The goal of the AWS Security blog is to provide you with guidance, best practices, and technical walkthroughs covering new service launches or topics such as how to help increase the security of your AWS account or better achieve your compliance goals. As we welcome 2015, we want to make sure that you did not miss any of the posts from 2014. This blog post includes a complete, categorized list of the AWS Security Blog posts published in 2014. (more…)
Previously, Todd Cignetti, AWS Security Product Manager, wrote a post that covered some typical use cases for AWS CloudHSM, a service that helps you securely generate, store, and manage the cryptographic keys used for data encryption such that they are accessible only by you. In this post, Todd continues the series on AWS CloudHSM with a discussion of key hierarchies.
Application developers are often asked to encrypt data to protect that data’s confidentiality, to meet compliance requirements or as a best practice. There are several options for generating an encryption key in software and using it to encrypt data, whether from open source or vendor-specific solutions. But once an encryption key is created and used to encrypt data, that key has to be stored for later use when the data needs to be decrypted. Storing the key with the data is like locking your front door while leaving the key in the lock—not recommended. (more…)
Many of our readers have told us that they want to learn more about encryption and key management in AWS. CloudHSM is an AWS service that can establish an even greater trust in AWS from which encryption and key management applications can be anchored. If you’re not familiar with AWS CloudHSM, you can read more about it on the CloudHSM Detail Page. It’s an AWS service that provides secure cryptographic key storage and operations within a tamper-resistant hardware device. HSMs are designed to securely store cryptographic key material and use the key material without exposing it outside the cryptographic boundary of the appliance.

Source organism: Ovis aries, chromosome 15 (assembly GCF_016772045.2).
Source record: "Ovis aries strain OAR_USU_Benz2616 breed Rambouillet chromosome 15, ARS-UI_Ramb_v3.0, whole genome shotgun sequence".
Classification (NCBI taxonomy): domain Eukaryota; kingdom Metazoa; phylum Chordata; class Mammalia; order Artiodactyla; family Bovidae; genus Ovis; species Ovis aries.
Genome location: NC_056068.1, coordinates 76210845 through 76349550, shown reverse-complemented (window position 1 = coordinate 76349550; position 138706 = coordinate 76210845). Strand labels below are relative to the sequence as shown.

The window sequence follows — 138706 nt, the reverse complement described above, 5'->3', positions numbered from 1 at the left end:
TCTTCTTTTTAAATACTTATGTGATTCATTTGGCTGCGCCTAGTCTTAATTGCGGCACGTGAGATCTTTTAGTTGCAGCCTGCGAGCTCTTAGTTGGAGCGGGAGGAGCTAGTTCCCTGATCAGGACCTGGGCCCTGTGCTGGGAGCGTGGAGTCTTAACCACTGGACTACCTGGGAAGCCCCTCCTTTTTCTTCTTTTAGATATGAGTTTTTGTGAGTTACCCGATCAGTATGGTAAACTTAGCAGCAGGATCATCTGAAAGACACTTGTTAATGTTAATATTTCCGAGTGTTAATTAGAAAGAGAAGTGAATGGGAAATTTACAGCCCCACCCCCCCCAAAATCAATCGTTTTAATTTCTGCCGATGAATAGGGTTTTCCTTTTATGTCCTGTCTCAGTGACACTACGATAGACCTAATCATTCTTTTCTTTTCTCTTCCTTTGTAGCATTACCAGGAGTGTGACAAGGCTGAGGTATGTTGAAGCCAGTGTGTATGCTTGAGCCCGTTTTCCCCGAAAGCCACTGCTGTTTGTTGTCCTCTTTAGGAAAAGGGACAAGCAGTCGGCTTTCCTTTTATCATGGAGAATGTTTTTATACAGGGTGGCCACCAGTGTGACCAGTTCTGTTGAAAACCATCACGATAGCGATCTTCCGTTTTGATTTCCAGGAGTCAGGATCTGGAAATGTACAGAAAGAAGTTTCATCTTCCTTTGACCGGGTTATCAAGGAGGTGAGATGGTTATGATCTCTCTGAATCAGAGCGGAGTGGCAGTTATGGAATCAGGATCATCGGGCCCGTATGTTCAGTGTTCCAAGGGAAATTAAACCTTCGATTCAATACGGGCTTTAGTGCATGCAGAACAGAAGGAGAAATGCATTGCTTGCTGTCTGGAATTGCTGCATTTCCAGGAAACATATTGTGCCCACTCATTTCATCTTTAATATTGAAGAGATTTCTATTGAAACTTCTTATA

Todd Cignetti, AWS Security Product Manager, works with AWS customers and partners who build applications that leverage CloudHSM. He describes several use cases for CloudHSM below to help you understand when you should consider using the service as a part of your application.
It may not be obvious how to use CloudHSM for practical applications, so I’d like to discuss how a few applications use the service. Frankly, it’s not always necessary to use HSM technology to store key material, so we’ll also discuss some of the common requirements that dictate the extra level of security provided by CloudHSM. CloudHSM is used for a wide range of applications, including database encryption, digital content encryption, payment applications, certificate management and public key infrastructure (PKI), and identity and auditing. (more…)